January 25, 2022

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Rep. Ilhan Omar, Sen. Bernie Sanders Unveil Bill To Strip Fossil Fuel Funding

In the richest and most powerful nation in history, doctors beg for basic protective gear amid a deadly pandemic, 21% of children live in poverty and 84-year-olds take jobs scrubbing motel toilets to survive. 

Yet, as fossil fuel emissions cook the planet and wreak a mounting toll of destruction, the federal government gives oil, gas and coal companies nearly $15 billion per year in direct federal subsidies and already directed billions more in support through coronavirus relief programs this year. 

New legislation from five of the country’s top progressive lawmakers, including Rep. Ilhan Omar (D-Minn.) and Sen. Bernie Sanders (I-Vt.), aims to cut the fossil fuel industry off, HuffPost has learned. 

On Friday, the lawmakers plan to introduce a bill barring fossil fuel companies from receiving COVID-19 funding, ending federal support for fossil fuel projects at home and abroad, and abolishing dozens of tax loopholes and incentives for the industry. 

“It’s past time we end the billions of taxpayer subsidies to fossil-fuel companies,” Omar said in a statement. “Our focus right now needs to be on getting the American people through this difficult, unprecedented time, not providing giveaways to polluters.”

The bill, dubbed the End Polluter Welfare Act of 2020, is unlikely to gain much traction in Congress, where the House is controlled by business-friendly Democrats and Republicans hold the Senate. Even if it passed against all odds, President Donald Trump, a fossil fuel hard-liner, would almost certainly veto it. 

But the legislation ― co-sponsored in the House by Rep. Nanette Diaz Barragán (D-Calif.) and by Sens. Ed Markey (D-Mass.) and Jeff Merkley (D-Ore.) ― collates the federal fossil fuel support in one place, painting a target on the sources of funding for future legislative efforts.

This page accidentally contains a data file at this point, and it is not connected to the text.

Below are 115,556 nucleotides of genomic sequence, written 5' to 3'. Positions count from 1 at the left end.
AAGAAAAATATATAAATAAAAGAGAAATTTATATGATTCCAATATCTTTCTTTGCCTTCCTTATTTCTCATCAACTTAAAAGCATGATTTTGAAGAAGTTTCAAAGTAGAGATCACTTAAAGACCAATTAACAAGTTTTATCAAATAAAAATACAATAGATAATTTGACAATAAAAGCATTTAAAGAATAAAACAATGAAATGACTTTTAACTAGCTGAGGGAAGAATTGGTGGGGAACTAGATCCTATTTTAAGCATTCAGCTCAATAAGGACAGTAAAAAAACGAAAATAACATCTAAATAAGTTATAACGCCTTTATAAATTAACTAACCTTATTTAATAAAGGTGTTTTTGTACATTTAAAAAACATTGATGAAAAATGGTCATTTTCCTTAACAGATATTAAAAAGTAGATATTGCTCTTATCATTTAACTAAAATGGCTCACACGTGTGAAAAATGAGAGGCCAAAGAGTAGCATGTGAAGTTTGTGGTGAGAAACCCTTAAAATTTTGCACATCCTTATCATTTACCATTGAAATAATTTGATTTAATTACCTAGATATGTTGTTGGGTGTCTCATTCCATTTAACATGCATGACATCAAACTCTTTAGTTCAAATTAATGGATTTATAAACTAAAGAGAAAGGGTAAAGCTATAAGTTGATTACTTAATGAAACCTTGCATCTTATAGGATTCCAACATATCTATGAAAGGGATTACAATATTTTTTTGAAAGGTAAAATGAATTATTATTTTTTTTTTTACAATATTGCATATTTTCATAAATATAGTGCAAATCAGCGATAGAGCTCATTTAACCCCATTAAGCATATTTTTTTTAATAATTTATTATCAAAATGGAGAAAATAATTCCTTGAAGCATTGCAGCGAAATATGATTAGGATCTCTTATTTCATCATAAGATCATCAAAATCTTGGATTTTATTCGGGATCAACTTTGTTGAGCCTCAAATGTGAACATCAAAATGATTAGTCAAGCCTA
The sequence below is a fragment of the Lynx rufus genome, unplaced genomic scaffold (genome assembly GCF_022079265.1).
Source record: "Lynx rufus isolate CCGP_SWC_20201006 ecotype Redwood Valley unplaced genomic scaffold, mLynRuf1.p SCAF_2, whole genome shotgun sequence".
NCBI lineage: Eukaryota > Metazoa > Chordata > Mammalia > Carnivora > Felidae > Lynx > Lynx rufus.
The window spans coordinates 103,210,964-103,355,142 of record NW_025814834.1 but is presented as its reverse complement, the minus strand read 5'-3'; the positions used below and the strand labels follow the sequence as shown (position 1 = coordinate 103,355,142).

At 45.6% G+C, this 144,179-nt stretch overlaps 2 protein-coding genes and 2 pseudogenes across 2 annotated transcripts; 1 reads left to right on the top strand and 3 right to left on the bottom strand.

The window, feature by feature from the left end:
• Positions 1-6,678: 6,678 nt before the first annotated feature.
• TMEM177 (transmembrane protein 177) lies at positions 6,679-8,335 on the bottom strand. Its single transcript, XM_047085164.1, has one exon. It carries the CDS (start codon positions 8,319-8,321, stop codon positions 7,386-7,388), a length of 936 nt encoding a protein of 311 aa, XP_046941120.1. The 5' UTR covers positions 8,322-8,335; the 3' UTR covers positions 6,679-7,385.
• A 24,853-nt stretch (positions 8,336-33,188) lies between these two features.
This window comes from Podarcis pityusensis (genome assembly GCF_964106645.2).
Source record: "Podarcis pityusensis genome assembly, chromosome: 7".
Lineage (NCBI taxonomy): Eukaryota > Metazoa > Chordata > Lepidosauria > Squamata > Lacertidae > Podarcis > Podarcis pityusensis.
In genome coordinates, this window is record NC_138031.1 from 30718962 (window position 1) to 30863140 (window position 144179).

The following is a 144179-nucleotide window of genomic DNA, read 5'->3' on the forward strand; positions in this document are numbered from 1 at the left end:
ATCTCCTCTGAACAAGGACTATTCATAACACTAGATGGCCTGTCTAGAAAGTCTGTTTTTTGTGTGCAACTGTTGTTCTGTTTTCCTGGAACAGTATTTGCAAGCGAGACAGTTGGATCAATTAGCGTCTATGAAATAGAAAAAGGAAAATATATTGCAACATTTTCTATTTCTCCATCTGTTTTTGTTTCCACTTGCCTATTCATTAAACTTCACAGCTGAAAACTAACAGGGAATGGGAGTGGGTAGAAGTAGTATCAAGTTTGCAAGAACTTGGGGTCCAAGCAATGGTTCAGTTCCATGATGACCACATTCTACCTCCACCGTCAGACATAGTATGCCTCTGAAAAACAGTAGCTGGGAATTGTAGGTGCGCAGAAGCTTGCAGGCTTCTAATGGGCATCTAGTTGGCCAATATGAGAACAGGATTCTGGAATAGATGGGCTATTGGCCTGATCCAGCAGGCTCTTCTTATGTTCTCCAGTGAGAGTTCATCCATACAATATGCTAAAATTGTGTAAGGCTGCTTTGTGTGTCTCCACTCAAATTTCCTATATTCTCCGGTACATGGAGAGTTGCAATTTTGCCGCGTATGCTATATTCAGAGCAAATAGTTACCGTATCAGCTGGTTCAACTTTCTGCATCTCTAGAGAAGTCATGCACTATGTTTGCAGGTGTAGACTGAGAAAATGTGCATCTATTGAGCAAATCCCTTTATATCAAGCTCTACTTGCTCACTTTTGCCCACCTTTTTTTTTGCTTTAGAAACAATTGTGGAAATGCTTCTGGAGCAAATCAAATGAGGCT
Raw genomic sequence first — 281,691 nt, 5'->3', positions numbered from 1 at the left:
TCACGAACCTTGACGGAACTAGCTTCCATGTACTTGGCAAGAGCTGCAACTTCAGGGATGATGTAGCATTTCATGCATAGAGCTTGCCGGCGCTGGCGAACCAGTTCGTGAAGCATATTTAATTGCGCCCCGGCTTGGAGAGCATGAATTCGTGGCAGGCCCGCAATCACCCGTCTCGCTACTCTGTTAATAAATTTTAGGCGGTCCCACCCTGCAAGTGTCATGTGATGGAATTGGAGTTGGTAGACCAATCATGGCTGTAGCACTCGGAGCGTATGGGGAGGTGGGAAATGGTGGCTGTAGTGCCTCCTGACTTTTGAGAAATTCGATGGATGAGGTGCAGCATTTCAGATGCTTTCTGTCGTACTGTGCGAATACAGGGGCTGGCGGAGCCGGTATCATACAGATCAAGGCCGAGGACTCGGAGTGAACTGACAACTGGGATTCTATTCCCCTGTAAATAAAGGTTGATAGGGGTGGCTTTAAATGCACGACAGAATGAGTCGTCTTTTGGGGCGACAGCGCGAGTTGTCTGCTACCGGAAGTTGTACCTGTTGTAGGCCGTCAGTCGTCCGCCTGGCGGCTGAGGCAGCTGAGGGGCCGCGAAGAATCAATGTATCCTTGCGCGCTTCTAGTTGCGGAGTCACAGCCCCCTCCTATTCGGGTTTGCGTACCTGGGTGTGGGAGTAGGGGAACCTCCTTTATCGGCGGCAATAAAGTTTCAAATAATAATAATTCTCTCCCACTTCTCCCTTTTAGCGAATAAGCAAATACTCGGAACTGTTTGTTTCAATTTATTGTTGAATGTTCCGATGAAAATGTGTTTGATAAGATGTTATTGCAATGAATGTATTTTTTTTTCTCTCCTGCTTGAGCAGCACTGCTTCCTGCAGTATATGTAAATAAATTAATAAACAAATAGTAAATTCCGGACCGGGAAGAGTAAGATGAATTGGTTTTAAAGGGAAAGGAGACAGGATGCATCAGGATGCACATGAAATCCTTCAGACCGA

The bill also calls for a halt to research spending on fossil fuels and financing for new projects overseas. The authors estimate the legislation would save $150 billion over the next decade, money it would earmark for subsidizing poor Americans’ utility bills and guaranteeing the Black Lung Disability Fund for coal miners. 

“At a time when we are dealing with the coronavirus pandemic and an economic decline, it is absurd to provide billions of taxpayer subsidies that pad fossil-fuel companies’ already-enormous profits,” Sanders said in an emailed statement. “Big Oil made more than $2 trillion in profits over the last two decades. We need more safe, healthy, good paying jobs — not more corporate polluter giveaways.”

Related…

Ilhan Omar Pitches $1 Trillion For Green Public Housing

Bernie Sanders Soared Back To Life. But He Couldn’t Close The Deal.

Biden Rolls Out Ambitious New Climate Plan, But Stops Short Of Phasing Out Fossil Fuels

Also on HuffPost

1st Prize Winner: Fog in Germany by SkyPro

This windmill pair was shot in the early morning hours. The shallow fog had been around for days because of no wind, high humidity and cold temperatures.
This windmill pair was shot in the early morning hours. The shallow fog had been around for days because of no wind, high humidity and cold temperatures.

2nd Prize Winner: Church of Paracatu by Alexandre Salem

The city of Paracatu was vanished by a river of mud, after a mining dam burst at Mariana, Minas Gerais. It was the biggest environmental accident in Brazil’s history.
The city of Paracatu was vanished by a river of mud, after a mining dam burst at Mariana, Minas Gerais. It was the biggest environmental accident in Brazil’s history.